International Academic Journal of Social Sciences

  • ISSN 2454-3918

Baudrillardian Analysis of Paul Auster‟s City of Glass and Hyperrealization of Identity

Pedram Lalbakhsh and Bahar Jalali Honarmand

Abstract: A characteristic feature of Paul Auster‟s fiction has been his prolific introduction and usage of postmodern concepts. City of Glass (1985) as one of his debut works which comes to be known as a representative of the postmodern detective fiction, is one of the most significant novels in which multiple clusters of identities are used for characterization. This paper offers a Baudrillardian analysis of the protagonist- Daniel Quinn- and his surrounding characters and tries to analyze their constant metamorphosis of identities as a result of living in a simulation of reality. Baudrillard identifies the means by which, as part of a process of „Simulation‟, Hyperreal identities and values are governing the mentality of today‟s people. Thus in the context of a critique of a hyperreal society as a universal simulation, studying City of Glass associates Quinn's microcosm of hyperrealistic identities with Baudrillard's forth's order of Simulacra to foreground Auster's "command models" of Simulacra as a postmodern paradigm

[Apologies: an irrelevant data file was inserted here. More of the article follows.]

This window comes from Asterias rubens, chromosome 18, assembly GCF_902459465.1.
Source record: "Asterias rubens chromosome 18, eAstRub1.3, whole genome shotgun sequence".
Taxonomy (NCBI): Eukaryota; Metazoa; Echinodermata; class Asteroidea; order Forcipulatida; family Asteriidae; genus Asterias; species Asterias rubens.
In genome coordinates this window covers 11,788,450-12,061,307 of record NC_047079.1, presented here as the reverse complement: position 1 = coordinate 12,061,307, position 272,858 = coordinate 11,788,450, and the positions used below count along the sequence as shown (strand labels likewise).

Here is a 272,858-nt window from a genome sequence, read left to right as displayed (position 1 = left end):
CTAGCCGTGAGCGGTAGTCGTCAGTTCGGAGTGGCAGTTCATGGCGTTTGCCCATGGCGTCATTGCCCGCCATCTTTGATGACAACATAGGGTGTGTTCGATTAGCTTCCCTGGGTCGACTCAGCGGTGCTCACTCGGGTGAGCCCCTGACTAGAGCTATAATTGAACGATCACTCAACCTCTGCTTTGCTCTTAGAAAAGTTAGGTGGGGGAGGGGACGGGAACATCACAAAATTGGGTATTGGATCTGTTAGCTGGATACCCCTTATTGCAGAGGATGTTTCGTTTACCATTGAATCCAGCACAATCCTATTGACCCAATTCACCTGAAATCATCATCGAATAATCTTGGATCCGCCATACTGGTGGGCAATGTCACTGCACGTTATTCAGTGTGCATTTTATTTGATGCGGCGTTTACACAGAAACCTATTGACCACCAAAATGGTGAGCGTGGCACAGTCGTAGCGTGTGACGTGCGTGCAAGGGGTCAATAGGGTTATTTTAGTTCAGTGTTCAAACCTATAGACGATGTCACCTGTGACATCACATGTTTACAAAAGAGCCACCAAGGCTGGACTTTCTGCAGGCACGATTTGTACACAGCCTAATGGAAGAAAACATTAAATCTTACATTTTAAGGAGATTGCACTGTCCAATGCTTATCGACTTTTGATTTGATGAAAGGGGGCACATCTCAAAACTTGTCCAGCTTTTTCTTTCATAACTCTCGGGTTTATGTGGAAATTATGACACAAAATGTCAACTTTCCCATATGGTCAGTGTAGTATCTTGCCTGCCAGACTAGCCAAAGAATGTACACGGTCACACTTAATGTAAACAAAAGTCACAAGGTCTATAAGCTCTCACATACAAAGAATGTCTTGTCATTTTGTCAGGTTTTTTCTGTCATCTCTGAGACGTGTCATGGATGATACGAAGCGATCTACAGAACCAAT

Keywords: Paul Auster, City of Glass, Jean Baudrillard, Hyperreality, Identity

Page: 1-8

Volume 4, Issue 2, 2017